Oh Brother, Brother – SNJ Today

The weekend of the brothers arrives at Levoy. April 8 hosts “A Brothers Revival,” an evening featuring the music of the Allman Brothers and their friends. David Goldflies, who played bass with the Allman Brothers for over four years, will be in the house.

The following night, the Zmed Brothers pay tribute to another pair of siblings, the Everly Brothers.

Since the beginnings of rock in the 1950s, the brothers have been part of the musical landscape. In addition to the Allmans and the Everlys, we had the Beach Boys; The Kinks; the Neville brothers; Earth, Air and Fire; the Jackson Five; Credenza Clearwater Revival; the Osborne brothers; the Jonas Brothers; the Righteous Brethren; and the Bee Gees, to name a group. Oh, wait a minute. The Righteous Brethren were not brethren.

Is there something in the DNA that brings siblings together in song? You can argue that the way the Everly Brothers blend their vocals to create such smooth overtones wouldn’t have been possible if they weren’t brothers.

So what about Simon and Garfunkel? Their harmonies sound so…brotherly, but then they were inspired by the Everly Brothers. The two duos had something else in common: spats. Don and Phil Everly stopped talking to each other and performing for years. And the constant rifts between Art Garfunkel and Paul Simon are legendary.

The Davies brothers with the Kinks and the Fogerty brothers with Creedence tell the same story of sibling discord.

“Just because there were other bands of brothers that had disagreements doesn’t mean all bands would be in the same situation,” Goldflies, aka Rook, said. In case you’re too young to remember, Duane Allman was killed in a motorcycle accident near Macon, Georgia, just over two years after the band formed.

“The effect of losing Duane Allman, the band’s founder, cannot be overstated. In my experience in the band, Duane Allman was revered and his loss in this tragic accident felt like a brother to every member of the band had been lost, says Goldflies, who joined the band in the 1970s.

“A Brothers Revival” originated to showcase the music and spirit of the Allman Brothers, who released their first album in 1969. Call it a legacy band instead of a tribute band, a band that Goldflies spent his years playing and learning from —Gregg Allman, Dickey Betts, Berry Oakley, Butch Trucks, and Jai Johanny “Jaimoe” Johanson. (Oakley, the band’s bassist, also died in a motorcycle accident a year after Duane.)

Goldflies toured with Dickey Betts and Great Southern and learned firsthand how the Allman Brothers sound was created. Dickey Betts played a huge role in developing Goldflies musical skills. “Playing with Dickey Betts and Great Southern set the stage for me to be what the Allman Brothers needed when they began their reformation,” he says.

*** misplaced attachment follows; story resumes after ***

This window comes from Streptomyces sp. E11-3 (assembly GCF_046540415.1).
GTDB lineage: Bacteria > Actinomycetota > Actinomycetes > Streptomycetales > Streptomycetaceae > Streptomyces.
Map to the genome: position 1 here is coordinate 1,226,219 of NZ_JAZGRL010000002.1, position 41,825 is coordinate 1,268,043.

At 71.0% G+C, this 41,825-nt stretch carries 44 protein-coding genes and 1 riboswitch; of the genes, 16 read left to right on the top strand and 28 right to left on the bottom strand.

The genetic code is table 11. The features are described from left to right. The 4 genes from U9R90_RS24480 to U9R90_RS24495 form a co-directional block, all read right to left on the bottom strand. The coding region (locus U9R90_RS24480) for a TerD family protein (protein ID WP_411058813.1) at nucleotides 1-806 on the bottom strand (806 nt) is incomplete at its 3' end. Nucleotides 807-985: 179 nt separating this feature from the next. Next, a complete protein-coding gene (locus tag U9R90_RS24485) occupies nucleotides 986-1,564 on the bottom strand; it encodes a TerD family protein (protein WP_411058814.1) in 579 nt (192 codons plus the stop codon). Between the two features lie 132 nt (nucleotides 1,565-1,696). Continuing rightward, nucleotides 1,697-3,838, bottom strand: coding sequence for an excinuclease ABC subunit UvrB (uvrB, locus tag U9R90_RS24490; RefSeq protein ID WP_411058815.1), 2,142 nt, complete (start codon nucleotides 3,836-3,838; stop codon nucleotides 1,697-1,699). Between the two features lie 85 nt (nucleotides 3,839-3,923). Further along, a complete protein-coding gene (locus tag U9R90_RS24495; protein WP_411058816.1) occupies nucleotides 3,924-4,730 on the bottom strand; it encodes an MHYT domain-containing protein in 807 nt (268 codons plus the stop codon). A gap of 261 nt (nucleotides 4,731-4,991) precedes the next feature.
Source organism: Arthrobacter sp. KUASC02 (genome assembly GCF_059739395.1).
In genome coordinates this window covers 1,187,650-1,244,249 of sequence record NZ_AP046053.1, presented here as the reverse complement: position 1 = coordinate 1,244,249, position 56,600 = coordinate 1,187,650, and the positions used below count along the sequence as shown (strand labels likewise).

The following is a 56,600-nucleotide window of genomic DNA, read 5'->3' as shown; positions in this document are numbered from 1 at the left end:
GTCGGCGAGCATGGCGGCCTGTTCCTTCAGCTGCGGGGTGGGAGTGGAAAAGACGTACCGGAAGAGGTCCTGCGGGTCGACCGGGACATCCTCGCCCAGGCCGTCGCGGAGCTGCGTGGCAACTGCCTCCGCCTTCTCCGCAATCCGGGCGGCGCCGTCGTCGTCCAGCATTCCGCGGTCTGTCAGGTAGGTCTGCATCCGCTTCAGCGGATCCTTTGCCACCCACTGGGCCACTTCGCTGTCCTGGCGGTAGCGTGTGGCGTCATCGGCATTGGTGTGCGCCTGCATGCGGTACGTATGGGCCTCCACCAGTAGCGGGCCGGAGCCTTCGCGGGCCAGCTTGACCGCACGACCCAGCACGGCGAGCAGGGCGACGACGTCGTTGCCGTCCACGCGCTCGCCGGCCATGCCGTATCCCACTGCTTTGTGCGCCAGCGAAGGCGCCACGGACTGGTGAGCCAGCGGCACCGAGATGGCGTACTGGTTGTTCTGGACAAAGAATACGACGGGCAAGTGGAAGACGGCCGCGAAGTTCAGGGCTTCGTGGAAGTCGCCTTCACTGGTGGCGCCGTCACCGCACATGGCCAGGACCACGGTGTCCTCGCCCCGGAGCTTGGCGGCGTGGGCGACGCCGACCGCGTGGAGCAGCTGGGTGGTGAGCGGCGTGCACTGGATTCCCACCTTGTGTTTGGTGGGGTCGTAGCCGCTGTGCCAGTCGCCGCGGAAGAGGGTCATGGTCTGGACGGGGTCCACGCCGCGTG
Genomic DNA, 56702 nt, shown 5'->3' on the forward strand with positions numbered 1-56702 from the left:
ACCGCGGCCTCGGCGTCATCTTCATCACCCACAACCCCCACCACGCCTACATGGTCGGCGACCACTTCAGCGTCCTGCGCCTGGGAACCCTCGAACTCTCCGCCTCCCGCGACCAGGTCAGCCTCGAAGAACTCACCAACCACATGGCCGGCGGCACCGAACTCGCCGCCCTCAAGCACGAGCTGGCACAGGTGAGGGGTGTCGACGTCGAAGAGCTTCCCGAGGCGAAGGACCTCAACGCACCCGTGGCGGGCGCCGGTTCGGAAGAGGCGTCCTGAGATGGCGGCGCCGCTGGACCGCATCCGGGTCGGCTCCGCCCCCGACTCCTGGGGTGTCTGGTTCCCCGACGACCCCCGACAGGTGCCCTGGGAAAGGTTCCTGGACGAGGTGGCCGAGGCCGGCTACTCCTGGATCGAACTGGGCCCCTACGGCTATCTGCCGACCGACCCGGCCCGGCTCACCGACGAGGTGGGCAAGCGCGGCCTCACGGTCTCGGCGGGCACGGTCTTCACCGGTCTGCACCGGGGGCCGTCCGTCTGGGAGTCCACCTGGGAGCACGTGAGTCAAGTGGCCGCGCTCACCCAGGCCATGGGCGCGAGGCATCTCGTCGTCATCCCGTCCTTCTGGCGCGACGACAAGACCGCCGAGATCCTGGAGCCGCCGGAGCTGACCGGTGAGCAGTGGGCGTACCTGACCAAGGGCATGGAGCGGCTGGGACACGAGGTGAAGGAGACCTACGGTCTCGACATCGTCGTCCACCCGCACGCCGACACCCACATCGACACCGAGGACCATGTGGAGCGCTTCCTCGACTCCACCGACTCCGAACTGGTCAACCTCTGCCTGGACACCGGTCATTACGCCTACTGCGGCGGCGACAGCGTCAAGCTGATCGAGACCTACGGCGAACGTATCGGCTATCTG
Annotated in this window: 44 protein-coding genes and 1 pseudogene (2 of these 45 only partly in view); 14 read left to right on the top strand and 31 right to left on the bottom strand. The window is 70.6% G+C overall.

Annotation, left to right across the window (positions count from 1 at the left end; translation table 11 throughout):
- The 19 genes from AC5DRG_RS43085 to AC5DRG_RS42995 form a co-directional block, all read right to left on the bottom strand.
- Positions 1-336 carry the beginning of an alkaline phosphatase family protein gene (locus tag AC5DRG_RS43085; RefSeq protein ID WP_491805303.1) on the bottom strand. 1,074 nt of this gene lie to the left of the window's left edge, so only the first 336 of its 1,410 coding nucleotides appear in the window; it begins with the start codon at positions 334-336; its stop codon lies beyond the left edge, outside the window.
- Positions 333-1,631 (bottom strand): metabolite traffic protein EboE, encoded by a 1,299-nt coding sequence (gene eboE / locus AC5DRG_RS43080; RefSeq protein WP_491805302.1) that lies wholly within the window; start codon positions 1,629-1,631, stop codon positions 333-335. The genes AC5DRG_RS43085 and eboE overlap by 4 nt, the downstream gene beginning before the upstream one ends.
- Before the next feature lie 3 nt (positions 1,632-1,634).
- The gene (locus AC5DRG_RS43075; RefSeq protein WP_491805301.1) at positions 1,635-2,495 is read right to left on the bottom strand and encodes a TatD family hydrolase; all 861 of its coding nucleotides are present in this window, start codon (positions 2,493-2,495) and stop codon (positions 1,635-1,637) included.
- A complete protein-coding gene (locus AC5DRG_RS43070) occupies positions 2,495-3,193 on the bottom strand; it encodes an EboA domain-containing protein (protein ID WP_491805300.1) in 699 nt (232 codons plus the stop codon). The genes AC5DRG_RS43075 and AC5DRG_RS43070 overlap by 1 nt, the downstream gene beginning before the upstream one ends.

He and the band received a Grammy nomination for the Allman Brothers’ instrumental “Pegasus” from Enlightened Rogues, a Billboard Top 10 certified gold album.

Also in the band for this gig is keyboardist and vocalist Mike Kach, who has toured with Dickey Betts and Great Southern for over a decade and carries the same type of voice as Gregg Allman.

During a show that lasts approximately two and a half hours, “A Brothers Revival” reviews the litany of Allman Brothers hits: “Jessica”, “One Way Out”, “Statesboro Blues”, “Midnight Rider” , “Ramblin’ Man,” “In Memory of Elizabeth Reed,” “Whipping Post,” and a few surprises along the way for fans who appreciate deep jams.

“‘A Brothers Revival’ is my best effort to recreate the vibrancy and intensity I felt playing in the Allman Brothers Band,” says Goldflies. During that time I recorded three albums with the Brothers, and I was always asked to bring my own approach to bass playing on stage and in the studio. I consider ‘A Brothers Revival’ to be a continuation of the music I learned while I was with the Brothers. I would like to think that we are creating another chapter in the history of this great group.

The concert is inspired by all aspects of the music of the Allman Brothers, the solid musicianship and leadership of Betts, the bluesman chops of Gregg Allman, the sensible drumming style of Butch Trucks and the subtle rhythms of jazz and funk influenced by the Gulf Coast of Jaimoe.

“My whole band is approaching this project with a lot of determination and respect to do justice to the music of my old band, the Allman Brothers,” says Goldflies.

* * *

The Everly Brothers are as different in tone and texture from the Allman Brothers as night is from day. The two sets of performers can switch, but for the ballads, nod to the boys from Everly.